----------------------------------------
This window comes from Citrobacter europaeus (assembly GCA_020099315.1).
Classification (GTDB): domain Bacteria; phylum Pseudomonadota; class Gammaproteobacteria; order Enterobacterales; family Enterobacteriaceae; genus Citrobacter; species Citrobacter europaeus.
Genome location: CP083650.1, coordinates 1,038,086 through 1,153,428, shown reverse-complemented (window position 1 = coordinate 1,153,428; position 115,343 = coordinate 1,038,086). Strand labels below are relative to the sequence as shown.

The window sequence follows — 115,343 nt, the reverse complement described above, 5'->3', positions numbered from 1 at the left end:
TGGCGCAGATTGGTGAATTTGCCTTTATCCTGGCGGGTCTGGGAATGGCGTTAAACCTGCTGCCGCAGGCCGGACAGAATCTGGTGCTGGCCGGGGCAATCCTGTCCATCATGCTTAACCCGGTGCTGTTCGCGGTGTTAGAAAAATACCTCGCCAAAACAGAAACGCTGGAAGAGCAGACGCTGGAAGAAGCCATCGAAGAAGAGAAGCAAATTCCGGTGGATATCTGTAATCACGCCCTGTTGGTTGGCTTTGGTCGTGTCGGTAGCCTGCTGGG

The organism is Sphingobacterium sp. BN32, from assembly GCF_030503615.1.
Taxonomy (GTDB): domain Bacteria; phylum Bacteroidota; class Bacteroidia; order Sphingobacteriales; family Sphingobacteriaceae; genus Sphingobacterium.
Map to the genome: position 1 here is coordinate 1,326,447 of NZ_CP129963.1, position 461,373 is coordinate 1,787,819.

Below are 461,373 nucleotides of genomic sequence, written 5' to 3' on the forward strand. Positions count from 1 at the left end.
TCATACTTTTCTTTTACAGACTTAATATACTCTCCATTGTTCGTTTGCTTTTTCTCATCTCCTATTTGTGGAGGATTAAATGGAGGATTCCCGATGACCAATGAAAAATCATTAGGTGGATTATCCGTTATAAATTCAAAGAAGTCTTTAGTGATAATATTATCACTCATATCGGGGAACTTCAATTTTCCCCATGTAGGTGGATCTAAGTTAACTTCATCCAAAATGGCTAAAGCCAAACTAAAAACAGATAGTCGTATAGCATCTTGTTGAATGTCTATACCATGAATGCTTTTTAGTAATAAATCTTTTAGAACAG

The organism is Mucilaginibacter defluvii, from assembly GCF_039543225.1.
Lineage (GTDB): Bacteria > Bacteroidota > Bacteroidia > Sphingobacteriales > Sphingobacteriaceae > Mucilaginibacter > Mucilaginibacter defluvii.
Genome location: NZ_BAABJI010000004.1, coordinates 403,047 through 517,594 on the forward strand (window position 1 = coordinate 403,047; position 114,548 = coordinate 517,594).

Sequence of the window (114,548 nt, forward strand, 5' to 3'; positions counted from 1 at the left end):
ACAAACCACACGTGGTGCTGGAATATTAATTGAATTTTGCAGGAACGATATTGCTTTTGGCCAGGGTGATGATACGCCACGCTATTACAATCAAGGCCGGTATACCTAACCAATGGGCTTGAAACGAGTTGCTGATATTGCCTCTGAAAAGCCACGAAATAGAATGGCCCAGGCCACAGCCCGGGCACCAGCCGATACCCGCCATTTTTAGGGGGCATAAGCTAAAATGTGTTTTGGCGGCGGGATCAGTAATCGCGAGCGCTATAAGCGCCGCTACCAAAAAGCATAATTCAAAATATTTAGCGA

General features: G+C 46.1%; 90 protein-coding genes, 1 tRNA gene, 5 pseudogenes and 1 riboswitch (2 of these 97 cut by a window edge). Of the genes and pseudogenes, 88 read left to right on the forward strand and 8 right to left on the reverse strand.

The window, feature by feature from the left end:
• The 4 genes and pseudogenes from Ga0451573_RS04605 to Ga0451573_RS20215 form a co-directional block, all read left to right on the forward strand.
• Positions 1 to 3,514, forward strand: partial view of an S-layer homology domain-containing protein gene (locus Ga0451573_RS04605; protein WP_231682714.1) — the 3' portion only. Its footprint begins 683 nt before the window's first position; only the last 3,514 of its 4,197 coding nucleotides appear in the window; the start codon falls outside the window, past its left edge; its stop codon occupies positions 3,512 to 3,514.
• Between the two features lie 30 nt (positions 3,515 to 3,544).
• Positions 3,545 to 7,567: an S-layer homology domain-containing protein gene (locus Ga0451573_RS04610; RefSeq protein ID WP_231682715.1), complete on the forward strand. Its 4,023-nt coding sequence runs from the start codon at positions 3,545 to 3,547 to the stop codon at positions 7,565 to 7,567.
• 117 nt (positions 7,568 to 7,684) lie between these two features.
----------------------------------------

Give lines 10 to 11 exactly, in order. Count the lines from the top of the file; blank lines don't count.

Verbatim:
TCATACTTTTCTTTTACAGACTTAATATACTCTCCATTGTTCGTTTGCTTTTTCTCATCTCCTATTTGTGGAGGATTAAATGGAGGATTCCCGATGACCAATGAAAAATCATTAGGTGGATTATCCGTTATAAATTCAAAGAAGTCTTTAGTGATAATATTATCACTCATATCGGGGAACTTCAATTTTCCCCATGTAGGTGGATCTAAGTTAACTTCATCCAAAATGGCTAAAGCCAAACTAAAAACAGATAGTCGTATAGCATCTTGTTGAATGTCTATACCATGAATGCTTTTTAGTAATAAATCTTTTAGAACAG

The organism is Mucilaginibacter defluvii, from assembly GCF_039543225.1.